On resting naive T cells, which are cells that have not previously recognized and been activated by antigen, the LFA-1 integrin is in a low-affinity state. Antigen recognition by a T cell increases the affinity of that cell’s LFA-1. Therefore, once a T cell sees antigen, it increases the strength of its binding to the APC presenting that antigen, providing a positive feedback loop. Integrin-mediated adhesion is critical for the ability of T cells to bind to APCs displaying microbial antigens. Integrins also play an important role in directing the migration of effector T cells and other leukocytes from the circulation to sites of infection. This process is described in Chapter 2 and later in this chapter.
Role of Costimulation in T Cell Activation
The full activation of T cells depends on the recognition of costimulators on APCs in addition to antigen ( Fig. 5.6 ). We have previously referred to costimulators as second signals for T cell activation. The name costimulator derives from the fact that these molecules provide stimuli to T cells that function together with stimulation by antigen.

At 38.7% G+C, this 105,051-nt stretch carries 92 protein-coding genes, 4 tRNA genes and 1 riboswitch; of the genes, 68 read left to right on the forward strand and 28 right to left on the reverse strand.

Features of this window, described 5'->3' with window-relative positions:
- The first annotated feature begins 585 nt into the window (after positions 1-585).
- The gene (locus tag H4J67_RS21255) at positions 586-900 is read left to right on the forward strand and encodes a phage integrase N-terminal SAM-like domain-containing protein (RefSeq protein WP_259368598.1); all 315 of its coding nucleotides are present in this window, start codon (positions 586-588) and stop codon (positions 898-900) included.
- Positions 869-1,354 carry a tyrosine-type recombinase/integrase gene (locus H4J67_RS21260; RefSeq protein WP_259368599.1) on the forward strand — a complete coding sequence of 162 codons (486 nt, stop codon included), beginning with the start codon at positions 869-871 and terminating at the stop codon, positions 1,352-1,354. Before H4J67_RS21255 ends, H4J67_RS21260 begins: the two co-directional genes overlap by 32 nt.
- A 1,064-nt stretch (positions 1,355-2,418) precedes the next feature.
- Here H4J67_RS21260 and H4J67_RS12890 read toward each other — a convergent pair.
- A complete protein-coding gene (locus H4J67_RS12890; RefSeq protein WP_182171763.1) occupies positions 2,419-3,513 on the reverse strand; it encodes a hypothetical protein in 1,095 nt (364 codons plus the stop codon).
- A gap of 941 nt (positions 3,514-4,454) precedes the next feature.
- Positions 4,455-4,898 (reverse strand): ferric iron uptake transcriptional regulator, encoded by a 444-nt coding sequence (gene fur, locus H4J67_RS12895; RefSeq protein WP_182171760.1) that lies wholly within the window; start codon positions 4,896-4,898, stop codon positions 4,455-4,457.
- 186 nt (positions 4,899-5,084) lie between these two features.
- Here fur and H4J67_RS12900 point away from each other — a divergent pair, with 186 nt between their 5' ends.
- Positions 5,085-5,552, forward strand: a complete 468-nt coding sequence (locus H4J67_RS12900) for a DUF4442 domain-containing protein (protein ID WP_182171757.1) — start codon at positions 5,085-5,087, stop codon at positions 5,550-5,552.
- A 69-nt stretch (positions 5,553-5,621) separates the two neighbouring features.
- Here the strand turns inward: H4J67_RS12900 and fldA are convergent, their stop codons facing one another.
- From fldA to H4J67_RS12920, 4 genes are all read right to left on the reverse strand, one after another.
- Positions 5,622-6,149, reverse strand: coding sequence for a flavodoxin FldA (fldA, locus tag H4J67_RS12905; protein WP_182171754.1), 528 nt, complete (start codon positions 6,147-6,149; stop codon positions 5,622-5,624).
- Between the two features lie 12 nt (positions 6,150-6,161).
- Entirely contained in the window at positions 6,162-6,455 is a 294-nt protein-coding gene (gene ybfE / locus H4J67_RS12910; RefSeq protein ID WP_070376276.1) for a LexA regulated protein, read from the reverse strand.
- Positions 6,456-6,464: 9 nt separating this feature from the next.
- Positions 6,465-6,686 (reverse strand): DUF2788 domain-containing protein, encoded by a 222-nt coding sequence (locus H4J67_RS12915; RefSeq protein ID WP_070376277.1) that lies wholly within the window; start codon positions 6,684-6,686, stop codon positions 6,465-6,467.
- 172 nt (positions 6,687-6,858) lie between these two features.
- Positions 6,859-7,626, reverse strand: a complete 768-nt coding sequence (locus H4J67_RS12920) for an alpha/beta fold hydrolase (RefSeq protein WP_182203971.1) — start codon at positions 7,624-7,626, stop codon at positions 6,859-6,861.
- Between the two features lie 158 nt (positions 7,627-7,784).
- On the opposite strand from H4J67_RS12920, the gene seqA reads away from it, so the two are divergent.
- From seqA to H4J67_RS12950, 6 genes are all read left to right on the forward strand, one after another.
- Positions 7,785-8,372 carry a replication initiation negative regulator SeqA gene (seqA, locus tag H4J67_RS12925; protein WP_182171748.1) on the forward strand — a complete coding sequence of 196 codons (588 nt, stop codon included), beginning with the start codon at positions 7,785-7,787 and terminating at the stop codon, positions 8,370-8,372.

The best-defined costimulators for T cells are two homologous proteins called B7-1 (CD80) and B7-2 (CD86), both of which are expressed on APCs and whose expression is increased when the APCs encounter microbes. These B7 proteins are recognized by a receptor called CD28, which is expressed on most T cells. Different members of the B7 and CD28 families serve to stimulate or inhibit immune responses ( Fig. 5.7 ). The binding of CD28 on T cells to B7 on the APCs generates signals in the T cells that work together with signals generated by TCR recognition of antigen presented by MHC proteins on the same APCs. CD28-mediated signaling is essential for the responses of naive T cells; in the absence of CD28:B7 interactions, antigen recognition by the TCR is insufficient for initiating T cell responses. The requirement for costimulation ensures that naive T lymphocytes are activated maximally by microbial antigens and not by harmless foreign substances or by self antigens, because, as stated previously, microbes stimulate the expression of B7 costimulators on APCs.